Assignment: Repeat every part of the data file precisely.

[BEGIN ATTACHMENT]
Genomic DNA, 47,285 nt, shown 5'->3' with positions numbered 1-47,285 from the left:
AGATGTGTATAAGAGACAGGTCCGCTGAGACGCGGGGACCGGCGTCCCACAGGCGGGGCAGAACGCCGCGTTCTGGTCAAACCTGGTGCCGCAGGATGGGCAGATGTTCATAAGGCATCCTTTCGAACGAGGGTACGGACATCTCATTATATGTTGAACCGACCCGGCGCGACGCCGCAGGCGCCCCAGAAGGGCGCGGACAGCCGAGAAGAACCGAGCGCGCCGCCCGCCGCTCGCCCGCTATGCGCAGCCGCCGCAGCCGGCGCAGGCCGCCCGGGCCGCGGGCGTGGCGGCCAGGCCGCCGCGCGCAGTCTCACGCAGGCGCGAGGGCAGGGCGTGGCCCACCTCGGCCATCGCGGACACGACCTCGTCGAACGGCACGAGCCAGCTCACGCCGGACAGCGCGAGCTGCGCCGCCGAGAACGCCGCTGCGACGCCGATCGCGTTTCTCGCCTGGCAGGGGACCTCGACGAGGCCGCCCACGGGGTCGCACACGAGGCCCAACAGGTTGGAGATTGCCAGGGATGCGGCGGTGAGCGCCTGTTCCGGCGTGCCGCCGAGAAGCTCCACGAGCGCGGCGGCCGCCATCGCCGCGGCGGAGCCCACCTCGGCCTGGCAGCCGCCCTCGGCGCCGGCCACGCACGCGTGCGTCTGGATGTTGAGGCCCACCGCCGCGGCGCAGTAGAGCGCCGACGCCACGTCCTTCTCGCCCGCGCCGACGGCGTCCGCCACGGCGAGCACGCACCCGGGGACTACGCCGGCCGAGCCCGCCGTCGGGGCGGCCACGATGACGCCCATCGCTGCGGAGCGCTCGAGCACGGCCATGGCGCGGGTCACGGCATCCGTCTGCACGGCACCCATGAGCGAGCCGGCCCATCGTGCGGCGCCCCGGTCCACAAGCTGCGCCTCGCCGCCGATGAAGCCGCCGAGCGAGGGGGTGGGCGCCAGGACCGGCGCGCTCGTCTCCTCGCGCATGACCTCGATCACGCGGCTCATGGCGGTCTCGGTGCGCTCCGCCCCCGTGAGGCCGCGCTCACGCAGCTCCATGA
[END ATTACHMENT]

Genomic DNA, 47,285 nt, shown 5'->3' with positions numbered 1-47,285 from the left:
AGATGTGTATAAGAGACAGGTCCGCTGAGACGCGGGGACCGGCGTCCCACAGGCGGGGCAGAACGCCGCGTTCTGGTCAAACCTGGTGCCGCAGGATGGGCAGATGTTCATAAGGCATCCTTTCGAACGAGGGTACGGACATCTCATTATATGTTGAACCGACCCGGCGCGACGCCGCAGGCGCCCCAGAAGGGCGCGGACAGCCGAGAAGAACCGAGCGCGCCGCCCGCCGCTCGCCCGCTATGCGCAGCCGCCGCAGCCGGCGCAGGCCGCCCGGGCCGCGGGCGTGGCGGCCAGGCCGCCGCGCGCAGTCTCACGCAGGCGCGAGGGCAGGGCGTGGCCCACCTCGGCCATCGCGGACACGACCTCGTCGAACGGCACGAGCCAGCTCACGCCGGACAGCGCGAGCTGCGCCGCCGAGAACGCCGCTGCGACGCCGATCGCGTTTCTCGCCTGGCAGGGGACCTCGACGAGGCCGCCCACGGGGTCGCACACGAGGCCCAACAGGTTGGAGATTGCCAGGGATGCGGCGGTGAGCGCCTGTTCCGGCGTGCCGCCGAGAAGCTCCACGAGCGCGGCGGCCGCCATCGCCGCGGCGGAGCCCACCTCGGCCTGGCAGCCGCCCTCGGCGCCGGCCACGCACGCGTGCGTCTGGATGTTGAGGCCCACCGCCGCGGCGCAGTAGAGCGCCGACGCCACGTCCTTCTCGCCCGCGCCGACGGCGTCCGCCACGGCGAGCACGCACCCGGGGACTACGCCGGCCGAGCCCGCCGTCGGGGCGGCCACGATGACGCCCATCGCTGCGGAGCGCTCGAGCACGGCCATGGCGCGGGTCACGGCATCCGTCTGCACGGCACCCATGAGCGAGCCGGCCCATCGTGCGGCGCCCCGGTCCACAAGCTGCGCCTCGCCGCCGATGAAGCCGCCGAGCGAGGGGGTGGGCGCCAGGACCGGCGCGCTCGTCTCCTCGCGCATGACCTCGATCACGCGGCTCATGGCGGTCTCGGTGCGCTCCGCCCCCGTGAGGCCGCGCTCACGCAGCTCCATGA